To understand idiopathic pulmonary fibrosis (IPF) better, it’s important to understand how your lungs work. As you breathe in, the air goes from your mouth down your trachea. This is the tube that connects your nose and mouth to your lungs. Air flows down your trachea through your bronchial tubes into both your left and right lungs. Your bronchial tubes have many branches that look like an upside-down tree.
At the very ends of these branches, like berries at the end of a bush, are tiny air sacs called alveoli. Around the alveoli are capillaries—tiny blood vessels that eventually lead back to your heart. The alveoli allow oxygen from the air you breathe in to pass into your blood, where it’s stored in your red blood cells for use elsewhere in your body. The alveoli also allow carbon dioxide from your blood to be released back into the air.
How Your Lungs Work
In a normal lung, oxygen passes easily through the bronchial tubes to the alveoli, where it’s transferred to the bloodstream. (See illustration below.) In a person with IPF, the lungs can’t function correctly due to scarring (“fibrosis”). This scarring happens in the spaces between the air sacs, and it reduces the amount of oxygen the lungs can transfer into the bloodstream. This leads to shortness of breath and fatigue. As IPF progresses and lung function is reduced, shortness of breath worsens. Oxygen therapy is often needed to help patients with reduced lung function breathe more easily. (Learn more about what IPF is and how it affects your lungs.)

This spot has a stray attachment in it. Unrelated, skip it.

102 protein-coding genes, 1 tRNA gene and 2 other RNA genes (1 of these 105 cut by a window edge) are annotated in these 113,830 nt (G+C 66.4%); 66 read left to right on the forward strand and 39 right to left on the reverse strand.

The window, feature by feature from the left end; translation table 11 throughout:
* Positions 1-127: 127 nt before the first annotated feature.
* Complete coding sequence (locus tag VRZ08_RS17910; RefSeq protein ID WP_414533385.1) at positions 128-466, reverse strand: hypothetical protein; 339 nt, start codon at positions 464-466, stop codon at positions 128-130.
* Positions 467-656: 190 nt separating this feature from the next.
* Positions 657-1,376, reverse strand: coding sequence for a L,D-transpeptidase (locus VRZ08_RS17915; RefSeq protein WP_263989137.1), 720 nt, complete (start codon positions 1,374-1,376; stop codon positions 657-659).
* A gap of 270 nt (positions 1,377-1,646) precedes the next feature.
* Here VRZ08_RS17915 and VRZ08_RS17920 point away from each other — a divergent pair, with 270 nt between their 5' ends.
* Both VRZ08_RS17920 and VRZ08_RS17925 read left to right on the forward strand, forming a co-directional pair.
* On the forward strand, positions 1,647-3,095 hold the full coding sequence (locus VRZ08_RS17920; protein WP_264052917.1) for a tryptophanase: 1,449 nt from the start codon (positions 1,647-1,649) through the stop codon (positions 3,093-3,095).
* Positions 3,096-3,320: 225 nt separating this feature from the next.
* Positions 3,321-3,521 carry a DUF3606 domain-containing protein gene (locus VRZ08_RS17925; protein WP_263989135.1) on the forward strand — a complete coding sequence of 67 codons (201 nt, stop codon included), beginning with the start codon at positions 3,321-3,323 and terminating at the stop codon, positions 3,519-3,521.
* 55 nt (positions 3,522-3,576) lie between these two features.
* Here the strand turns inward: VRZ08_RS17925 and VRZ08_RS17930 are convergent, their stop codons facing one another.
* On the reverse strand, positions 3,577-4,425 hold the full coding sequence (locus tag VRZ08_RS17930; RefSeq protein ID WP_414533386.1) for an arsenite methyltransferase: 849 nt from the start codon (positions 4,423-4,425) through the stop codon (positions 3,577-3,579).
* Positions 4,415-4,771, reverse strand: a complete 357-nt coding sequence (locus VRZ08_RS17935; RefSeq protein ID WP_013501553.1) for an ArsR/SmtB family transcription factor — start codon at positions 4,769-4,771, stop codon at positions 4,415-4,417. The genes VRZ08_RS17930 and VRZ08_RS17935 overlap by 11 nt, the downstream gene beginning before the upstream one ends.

Air travels into the lungs via the windpipe (trachea). It goes down a series of branching airways called bronchi. These branch into smaller bronchioles and then into millions of tiny air sacs (alveoli).
Oxygen (O2) in the air passes through the thin walls of the alveoli into the tiny blood vessels nearby. Oxygen attaches to red blood cells and is carried in blood vessels to the rest of the body.
Carbon dioxide (CO2) is passed out of the alveoli from the red blood cells and is breathed out.